Graduate’s diverse voice breaks barriers

Blinking through a teary gaze, Briony “Bri” Towler said graduation finally hit her.

Graduate Briony Towler is a founding member and now president of the Tau Rho chapter of Alpha Kappa Alpha.
Photo courtesy of Briony Towler
Graduate Briony Towler is a founding member and now president of the Tau Rho chapter of Alpha Kappa Alpha.

Blinking through a teary gaze, Briony “Bri” Towler said graduation finally hit her.

“I just realized that I’ve left behind a legacy,” she said, wiping her eyes. “I found myself.”

Towler, a finance major, found her voice through various leadership roles. She serves as vice president of the Black Student Union and the president of the Tau Rho chapter of Alpha Kappa Alpha Sorority.

“In the past year-and-a-half, a lot of things have changed in how loud (black students) are. We have a voice,” she said. “We have to say the truth about diversity, but come up with strategies to change (the present).”

Towler used her positions as a speaking platform for diversity and said the university will always have room for improvement.

In the midst of racial tension, Towler said she doesn’t put those judgments on herself.

“I don’t really think about it. I brush stuff off and focus on myself,” she said. “It’s easy to get wrapped up in the bigger picture, but you have to focus on you.”

Towler will graduate during the tenth fall commencement with 349 out of 559 eligible students Saturday.

Cindy Brinker, vice president for Government and University Relations, said fall commencement represents about 62 percent participation of students eligible to graduate.

“That’s really good,” she said. “We’ve had larger graduating classes than this, though. It’s normally between 550 and 620 (students).”

An Indianapolis native, Towler said she decided to attend USI because of its accounting program and small class sizes.

She said during her freshman year, she was homesick and on academic probation. Sophomore year, she said she worked on changing her work ethic.

“I got better grades and was constantly improving and figuring out what I liked,” Towler said, initially an accounting major. “I decided to switch majors to something I liked (finance) and adding a minor in economics.”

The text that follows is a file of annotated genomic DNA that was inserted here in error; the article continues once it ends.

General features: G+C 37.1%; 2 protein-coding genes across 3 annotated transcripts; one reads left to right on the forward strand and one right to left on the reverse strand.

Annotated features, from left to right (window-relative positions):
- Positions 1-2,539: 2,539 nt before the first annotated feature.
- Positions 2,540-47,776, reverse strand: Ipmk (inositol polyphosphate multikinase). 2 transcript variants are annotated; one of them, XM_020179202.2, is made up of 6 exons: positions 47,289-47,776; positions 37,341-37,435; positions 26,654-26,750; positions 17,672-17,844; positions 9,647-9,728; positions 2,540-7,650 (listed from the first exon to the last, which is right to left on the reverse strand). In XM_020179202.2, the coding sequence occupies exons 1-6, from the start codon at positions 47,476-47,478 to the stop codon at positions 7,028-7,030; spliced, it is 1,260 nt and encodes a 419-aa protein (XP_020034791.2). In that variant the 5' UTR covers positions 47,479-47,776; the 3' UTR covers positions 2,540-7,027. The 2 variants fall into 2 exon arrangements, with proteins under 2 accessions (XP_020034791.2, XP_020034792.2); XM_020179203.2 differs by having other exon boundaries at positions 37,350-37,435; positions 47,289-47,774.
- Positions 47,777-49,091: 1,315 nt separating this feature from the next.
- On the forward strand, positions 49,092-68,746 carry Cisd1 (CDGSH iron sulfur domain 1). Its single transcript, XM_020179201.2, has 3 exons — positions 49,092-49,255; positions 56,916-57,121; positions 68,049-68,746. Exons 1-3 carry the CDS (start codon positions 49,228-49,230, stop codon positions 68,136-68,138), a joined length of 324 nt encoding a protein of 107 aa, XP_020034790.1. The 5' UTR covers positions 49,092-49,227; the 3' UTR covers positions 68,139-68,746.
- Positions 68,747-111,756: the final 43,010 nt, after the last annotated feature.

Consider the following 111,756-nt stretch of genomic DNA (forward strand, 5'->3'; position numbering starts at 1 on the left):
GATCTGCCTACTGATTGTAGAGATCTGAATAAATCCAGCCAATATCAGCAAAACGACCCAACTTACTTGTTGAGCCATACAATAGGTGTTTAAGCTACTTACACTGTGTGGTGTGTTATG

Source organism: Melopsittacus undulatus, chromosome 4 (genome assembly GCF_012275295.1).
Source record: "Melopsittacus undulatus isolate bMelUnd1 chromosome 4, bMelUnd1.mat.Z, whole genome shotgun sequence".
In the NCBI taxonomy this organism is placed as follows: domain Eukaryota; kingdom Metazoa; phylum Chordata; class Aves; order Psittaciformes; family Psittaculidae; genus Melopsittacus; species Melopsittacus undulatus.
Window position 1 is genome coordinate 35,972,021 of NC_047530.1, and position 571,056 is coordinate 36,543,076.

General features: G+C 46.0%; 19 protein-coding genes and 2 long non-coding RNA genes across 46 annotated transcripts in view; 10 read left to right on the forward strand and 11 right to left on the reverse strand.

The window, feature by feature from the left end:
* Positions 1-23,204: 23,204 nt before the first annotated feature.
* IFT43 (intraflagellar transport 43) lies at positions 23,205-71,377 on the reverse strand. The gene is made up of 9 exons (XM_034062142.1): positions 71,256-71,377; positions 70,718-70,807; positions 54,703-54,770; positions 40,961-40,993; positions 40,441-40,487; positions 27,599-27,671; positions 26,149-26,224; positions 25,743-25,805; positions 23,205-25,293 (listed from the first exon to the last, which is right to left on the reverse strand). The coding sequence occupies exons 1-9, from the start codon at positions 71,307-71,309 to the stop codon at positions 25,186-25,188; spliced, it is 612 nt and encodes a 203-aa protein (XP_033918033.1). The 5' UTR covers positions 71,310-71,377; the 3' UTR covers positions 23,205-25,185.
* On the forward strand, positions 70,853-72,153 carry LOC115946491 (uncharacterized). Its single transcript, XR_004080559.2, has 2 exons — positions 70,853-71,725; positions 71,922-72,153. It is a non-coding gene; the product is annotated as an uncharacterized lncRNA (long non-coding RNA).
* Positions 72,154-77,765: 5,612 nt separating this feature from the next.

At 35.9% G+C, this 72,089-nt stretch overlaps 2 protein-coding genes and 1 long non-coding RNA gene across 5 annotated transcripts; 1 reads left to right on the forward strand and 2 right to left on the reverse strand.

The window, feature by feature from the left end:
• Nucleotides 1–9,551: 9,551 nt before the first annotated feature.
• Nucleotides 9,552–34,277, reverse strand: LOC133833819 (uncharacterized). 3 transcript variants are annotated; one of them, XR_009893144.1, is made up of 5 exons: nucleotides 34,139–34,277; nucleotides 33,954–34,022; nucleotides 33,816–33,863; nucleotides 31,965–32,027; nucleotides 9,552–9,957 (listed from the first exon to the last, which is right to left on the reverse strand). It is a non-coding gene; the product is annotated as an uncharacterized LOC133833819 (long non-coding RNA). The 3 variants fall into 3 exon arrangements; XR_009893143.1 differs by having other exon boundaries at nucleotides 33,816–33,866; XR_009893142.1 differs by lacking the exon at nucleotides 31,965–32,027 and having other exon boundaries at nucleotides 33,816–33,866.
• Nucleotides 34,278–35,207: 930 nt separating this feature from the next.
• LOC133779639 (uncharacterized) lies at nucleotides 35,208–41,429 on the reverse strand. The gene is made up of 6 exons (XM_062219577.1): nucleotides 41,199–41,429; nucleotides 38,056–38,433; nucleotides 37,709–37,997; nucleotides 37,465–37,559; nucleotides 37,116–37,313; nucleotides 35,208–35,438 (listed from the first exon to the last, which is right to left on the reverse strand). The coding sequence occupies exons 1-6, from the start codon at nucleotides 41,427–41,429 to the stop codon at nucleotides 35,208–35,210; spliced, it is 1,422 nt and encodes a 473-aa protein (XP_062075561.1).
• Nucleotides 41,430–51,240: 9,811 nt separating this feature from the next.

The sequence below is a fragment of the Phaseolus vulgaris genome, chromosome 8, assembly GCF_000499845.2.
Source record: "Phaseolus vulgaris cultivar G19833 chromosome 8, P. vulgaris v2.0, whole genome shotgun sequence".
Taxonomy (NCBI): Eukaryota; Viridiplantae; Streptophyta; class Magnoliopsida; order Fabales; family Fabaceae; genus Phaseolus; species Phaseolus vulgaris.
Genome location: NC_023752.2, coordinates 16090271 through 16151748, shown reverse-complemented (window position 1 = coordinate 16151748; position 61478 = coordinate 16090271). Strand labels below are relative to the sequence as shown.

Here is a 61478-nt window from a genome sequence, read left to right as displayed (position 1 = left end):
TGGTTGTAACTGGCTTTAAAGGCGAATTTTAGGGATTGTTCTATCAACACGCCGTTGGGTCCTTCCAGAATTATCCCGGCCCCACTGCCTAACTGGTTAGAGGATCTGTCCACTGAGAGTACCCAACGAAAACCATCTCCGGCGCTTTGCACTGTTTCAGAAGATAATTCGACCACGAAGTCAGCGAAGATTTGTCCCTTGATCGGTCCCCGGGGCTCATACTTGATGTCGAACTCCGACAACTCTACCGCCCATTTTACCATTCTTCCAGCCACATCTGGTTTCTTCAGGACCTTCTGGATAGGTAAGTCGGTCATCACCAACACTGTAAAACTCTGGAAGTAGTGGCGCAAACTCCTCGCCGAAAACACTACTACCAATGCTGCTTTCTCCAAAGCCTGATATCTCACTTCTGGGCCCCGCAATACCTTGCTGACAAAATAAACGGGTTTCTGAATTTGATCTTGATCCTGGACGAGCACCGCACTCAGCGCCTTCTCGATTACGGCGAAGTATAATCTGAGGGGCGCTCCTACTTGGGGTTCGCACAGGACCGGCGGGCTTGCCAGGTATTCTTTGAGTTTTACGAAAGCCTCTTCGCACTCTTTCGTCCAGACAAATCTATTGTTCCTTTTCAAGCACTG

Towler was one of the founding members of Alpha Kappa Alpha’s Tau Rho chapter in 2013. The chapter was the first African-American sorority chartered at the university.

“When I came into the sorority, I started out as treasurer, but I was like a baby, always upset about something,” she said. “I went from that to being a true representative as president.”

Towler is also proud of the progress the Black Student Union has made during her time at the university but still feels the university needs more cultural awareness.

“I’m big on supporting diversity with professors and having professors that are diverse and match the student population,” she said. “It would really have the ability to make more of an impact and break a lot of glass barriers.”

Towler said she hopes the university makes a deliberate effort to recruit diverse students.

“I am a black woman. I don’t expect other students to look like me,” she said. “I’d say 85 percent of my college career, I’m the only black student in my business classes. I’ve become a scarce opinion.”

Multicultural Center director Pam Hopson said Towler is a go-getter.

“She’s an activist,” Hopson said. “If she knows about (an issue), she’s going to follow through on trying to get it resolved. She’s not someone to let something go.”

Hopson said Towler has changed from the quiet freshman she initially met four years ago.

“She struck me as quiet, but studious,” she said. “She’s blossomed while being on campus. She has found her voice.”

Towler has already found employment at Charles Schwab, a banking company, starting in January. She will work as a “middleman” between clients and staff and develop client relationships.

She said she has definitely made the most of her time at the university.

“Those who have seen me grow would say I’m a lot stronger,” Towler said. “(College) was fun. It’s important to keep yourself in mind. That’s the most important thing—yourself.”

Commencement consists of one ceremony at 10 a.m. for the Romain College of Business, College of Liberal Arts and Outreach and Engagement, and a second ceremony at 1 p.m. for the College of Nursing and Health Professions and the Pott College of Science, Engineering and Education.

Of the 559 graduating students, 91 are graduating with academic honors. Ten students are graduating summa cum laude, 34 magna cum laude and 47 cum laude. There are ten University Honor Scholars, or students who successfully complete the honors program.

Degrees include Doctor of Nursing Practice, master’s degrees, baccalaureate degrees and associate degrees.

The ceremony will be livestreamed at or in UC East 2217-2218.